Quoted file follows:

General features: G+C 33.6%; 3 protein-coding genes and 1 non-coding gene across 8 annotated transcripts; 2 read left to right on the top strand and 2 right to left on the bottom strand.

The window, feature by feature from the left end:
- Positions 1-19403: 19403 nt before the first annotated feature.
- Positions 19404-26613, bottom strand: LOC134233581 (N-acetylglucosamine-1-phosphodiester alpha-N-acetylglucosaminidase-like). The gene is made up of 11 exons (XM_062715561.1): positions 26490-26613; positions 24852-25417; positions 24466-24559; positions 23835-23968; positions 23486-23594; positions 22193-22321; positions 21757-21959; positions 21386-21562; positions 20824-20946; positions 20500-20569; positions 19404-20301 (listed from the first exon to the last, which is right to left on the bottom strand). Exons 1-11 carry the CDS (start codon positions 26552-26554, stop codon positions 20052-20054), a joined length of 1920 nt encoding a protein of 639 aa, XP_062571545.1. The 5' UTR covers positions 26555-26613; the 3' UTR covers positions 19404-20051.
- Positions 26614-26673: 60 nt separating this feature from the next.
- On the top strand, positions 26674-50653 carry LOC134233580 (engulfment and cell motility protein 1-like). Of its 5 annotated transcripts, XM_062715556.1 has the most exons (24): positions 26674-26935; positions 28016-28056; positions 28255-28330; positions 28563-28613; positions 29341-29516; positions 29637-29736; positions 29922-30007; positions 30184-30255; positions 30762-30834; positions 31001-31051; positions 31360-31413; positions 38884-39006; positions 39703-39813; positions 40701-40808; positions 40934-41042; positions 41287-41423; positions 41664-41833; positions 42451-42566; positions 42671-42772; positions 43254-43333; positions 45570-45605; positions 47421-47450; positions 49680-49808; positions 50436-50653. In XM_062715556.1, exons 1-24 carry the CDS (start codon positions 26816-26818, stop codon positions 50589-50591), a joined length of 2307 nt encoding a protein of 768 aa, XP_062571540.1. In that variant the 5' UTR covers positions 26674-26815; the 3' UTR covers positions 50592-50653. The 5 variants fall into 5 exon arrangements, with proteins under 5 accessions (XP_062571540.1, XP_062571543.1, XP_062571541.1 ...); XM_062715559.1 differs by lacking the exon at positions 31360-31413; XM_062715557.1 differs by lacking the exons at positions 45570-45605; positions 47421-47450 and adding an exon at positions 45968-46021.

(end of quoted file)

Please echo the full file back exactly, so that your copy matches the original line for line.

General features: G+C 33.6%; 3 protein-coding genes and 1 non-coding gene across 8 annotated transcripts; 2 read left to right on the top strand and 2 right to left on the bottom strand.

The window, feature by feature from the left end:
- Positions 1-19403: 19403 nt before the first annotated feature.
- Positions 19404-26613, bottom strand: LOC134233581 (N-acetylglucosamine-1-phosphodiester alpha-N-acetylglucosaminidase-like). The gene is made up of 11 exons (XM_062715561.1): positions 26490-26613; positions 24852-25417; positions 24466-24559; positions 23835-23968; positions 23486-23594; positions 22193-22321; positions 21757-21959; positions 21386-21562; positions 20824-20946; positions 20500-20569; positions 19404-20301 (listed from the first exon to the last, which is right to left on the bottom strand). Exons 1-11 carry the CDS (start codon positions 26552-26554, stop codon positions 20052-20054), a joined length of 1920 nt encoding a protein of 639 aa, XP_062571545.1. The 5' UTR covers positions 26555-26613; the 3' UTR covers positions 19404-20051.
- Positions 26614-26673: 60 nt separating this feature from the next.
- On the top strand, positions 26674-50653 carry LOC134233580 (engulfment and cell motility protein 1-like). Of its 5 annotated transcripts, XM_062715556.1 has the most exons (24): positions 26674-26935; positions 28016-28056; positions 28255-28330; positions 28563-28613; positions 29341-29516; positions 29637-29736; positions 29922-30007; positions 30184-30255; positions 30762-30834; positions 31001-31051; positions 31360-31413; positions 38884-39006; positions 39703-39813; positions 40701-40808; positions 40934-41042; positions 41287-41423; positions 41664-41833; positions 42451-42566; positions 42671-42772; positions 43254-43333; positions 45570-45605; positions 47421-47450; positions 49680-49808; positions 50436-50653. In XM_062715556.1, exons 1-24 carry the CDS (start codon positions 26816-26818, stop codon positions 50589-50591), a joined length of 2307 nt encoding a protein of 768 aa, XP_062571540.1. In that variant the 5' UTR covers positions 26674-26815; the 3' UTR covers positions 50592-50653. The 5 variants fall into 5 exon arrangements, with proteins under 5 accessions (XP_062571540.1, XP_062571543.1, XP_062571541.1 ...); XM_062715559.1 differs by lacking the exon at positions 31360-31413; XM_062715557.1 differs by lacking the exons at positions 45570-45605; positions 47421-47450 and adding an exon at positions 45968-46021.